Adrien de Vries sculpture sells to Rijksmuseum for $28.7m

Amsterdam's Rijksmuseum has bought the magnificent Bacchic Figure Supporting the Globe by Dutch master sculptor Adrien de Vries for a record sum.

Adrien de Vries sculpture
The sculpture was recently rediscovered to the excitment of the art community



The sculpture marks a new world record for the artist, selling at $28.7m through Christie's on December 11 in New York. Considered a masterpiece, the sculpture was recently discovered to the excitement of the art community.

With Adrien de Vries described as the "Dutch Michelangelo" and the most important bronze sculptor working in Europe in his day, the piece is an important find, dating to the final year of his life (1626).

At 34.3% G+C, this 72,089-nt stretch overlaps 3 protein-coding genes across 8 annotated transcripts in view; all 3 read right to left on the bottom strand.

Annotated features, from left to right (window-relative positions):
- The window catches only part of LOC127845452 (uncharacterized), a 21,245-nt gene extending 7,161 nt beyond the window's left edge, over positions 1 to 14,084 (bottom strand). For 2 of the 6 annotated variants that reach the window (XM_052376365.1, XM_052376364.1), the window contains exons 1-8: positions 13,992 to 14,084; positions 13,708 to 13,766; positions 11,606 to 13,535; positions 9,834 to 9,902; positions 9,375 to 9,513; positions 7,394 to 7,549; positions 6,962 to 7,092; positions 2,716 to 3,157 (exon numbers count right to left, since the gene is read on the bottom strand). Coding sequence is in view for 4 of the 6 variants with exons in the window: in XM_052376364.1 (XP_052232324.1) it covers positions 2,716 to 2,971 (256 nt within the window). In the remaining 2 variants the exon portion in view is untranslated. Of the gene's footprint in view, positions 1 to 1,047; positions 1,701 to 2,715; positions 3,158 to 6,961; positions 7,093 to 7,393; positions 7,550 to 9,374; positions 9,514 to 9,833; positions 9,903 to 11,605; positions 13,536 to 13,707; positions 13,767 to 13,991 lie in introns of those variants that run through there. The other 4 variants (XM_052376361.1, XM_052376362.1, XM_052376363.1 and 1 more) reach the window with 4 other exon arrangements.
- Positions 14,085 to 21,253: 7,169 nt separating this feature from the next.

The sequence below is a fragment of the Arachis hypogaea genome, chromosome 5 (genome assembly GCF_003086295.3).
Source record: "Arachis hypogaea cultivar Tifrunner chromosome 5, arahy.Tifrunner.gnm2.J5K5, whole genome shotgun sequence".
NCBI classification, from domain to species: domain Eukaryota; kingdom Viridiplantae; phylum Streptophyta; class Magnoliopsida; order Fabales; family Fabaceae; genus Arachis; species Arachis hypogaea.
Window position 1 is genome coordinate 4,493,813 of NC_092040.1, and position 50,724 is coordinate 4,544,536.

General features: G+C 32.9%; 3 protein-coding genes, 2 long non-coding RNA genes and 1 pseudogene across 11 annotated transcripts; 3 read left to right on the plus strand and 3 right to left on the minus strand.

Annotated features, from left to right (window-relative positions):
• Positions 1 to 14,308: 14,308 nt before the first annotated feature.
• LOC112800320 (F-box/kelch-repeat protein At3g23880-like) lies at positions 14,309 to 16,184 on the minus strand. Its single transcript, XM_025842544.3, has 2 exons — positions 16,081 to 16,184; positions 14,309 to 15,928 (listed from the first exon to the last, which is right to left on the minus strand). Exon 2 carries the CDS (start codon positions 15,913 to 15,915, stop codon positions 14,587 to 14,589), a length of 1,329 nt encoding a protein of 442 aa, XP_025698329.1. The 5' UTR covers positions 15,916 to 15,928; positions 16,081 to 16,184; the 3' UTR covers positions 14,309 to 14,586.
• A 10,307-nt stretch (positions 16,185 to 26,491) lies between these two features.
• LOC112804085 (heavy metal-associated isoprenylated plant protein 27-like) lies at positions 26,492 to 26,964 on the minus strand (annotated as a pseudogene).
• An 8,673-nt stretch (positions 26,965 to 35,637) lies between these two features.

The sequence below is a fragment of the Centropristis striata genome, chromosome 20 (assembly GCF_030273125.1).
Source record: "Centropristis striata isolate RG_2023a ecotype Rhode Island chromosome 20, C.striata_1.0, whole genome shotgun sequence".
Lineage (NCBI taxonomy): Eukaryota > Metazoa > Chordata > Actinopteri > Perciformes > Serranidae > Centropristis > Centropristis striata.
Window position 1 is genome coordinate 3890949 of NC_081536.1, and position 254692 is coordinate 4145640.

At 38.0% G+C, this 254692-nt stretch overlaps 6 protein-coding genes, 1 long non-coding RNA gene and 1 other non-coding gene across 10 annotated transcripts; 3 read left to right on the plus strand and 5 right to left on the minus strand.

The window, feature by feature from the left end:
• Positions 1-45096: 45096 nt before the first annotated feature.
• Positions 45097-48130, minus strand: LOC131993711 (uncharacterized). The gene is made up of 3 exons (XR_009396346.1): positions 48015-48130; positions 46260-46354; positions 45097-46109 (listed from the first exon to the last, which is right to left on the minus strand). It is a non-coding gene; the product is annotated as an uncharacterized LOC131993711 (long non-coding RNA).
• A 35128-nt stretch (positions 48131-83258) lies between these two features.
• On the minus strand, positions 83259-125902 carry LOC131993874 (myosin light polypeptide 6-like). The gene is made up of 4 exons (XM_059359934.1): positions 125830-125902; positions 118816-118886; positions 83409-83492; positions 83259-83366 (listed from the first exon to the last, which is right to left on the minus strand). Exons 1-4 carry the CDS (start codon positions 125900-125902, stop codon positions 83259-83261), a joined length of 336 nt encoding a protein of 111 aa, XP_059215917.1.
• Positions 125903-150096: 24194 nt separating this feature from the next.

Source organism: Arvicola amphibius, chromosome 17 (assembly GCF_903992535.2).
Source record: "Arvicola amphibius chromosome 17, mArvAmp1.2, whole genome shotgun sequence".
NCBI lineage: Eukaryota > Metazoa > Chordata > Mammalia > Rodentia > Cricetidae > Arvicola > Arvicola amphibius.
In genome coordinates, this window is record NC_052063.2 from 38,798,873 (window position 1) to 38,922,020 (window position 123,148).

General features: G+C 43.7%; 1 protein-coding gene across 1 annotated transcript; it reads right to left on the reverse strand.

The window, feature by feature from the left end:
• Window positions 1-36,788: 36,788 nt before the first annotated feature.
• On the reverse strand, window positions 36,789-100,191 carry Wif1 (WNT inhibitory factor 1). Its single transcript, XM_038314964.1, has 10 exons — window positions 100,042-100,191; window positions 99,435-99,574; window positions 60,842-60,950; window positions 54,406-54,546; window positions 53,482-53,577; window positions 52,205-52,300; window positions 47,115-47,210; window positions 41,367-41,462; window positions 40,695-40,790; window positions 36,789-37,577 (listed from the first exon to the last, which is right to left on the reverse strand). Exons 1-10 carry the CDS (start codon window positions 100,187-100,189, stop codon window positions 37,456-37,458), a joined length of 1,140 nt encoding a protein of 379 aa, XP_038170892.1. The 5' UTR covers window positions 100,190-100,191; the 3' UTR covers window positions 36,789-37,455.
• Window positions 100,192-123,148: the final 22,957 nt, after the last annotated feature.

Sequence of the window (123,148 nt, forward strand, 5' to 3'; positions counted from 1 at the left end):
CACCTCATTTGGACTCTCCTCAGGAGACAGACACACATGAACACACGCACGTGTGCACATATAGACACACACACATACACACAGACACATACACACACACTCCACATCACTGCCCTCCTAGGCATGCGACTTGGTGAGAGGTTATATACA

It stood for more than 300 years in the centre of a pool in a schloss courtyard, unrecognised as a work by De Vries.

The iconography of the work is unusual, as the standing figure supporting the globe immediately brings to mind Atlas or even Hercules, however the grape vines and pan pipes at the base suggest Bacchus.

The last time such a major work by De Vries appeared on the market was in 1989, with The Dancing Fawn selling for the previous record sum of £6.8m ($10.6m).

The piece will return to the Rijksmuseum, which bought the sculpture with the help of the Rembrandt Society. This will be the first time that a De Vries work has been shown in the Netherlands.

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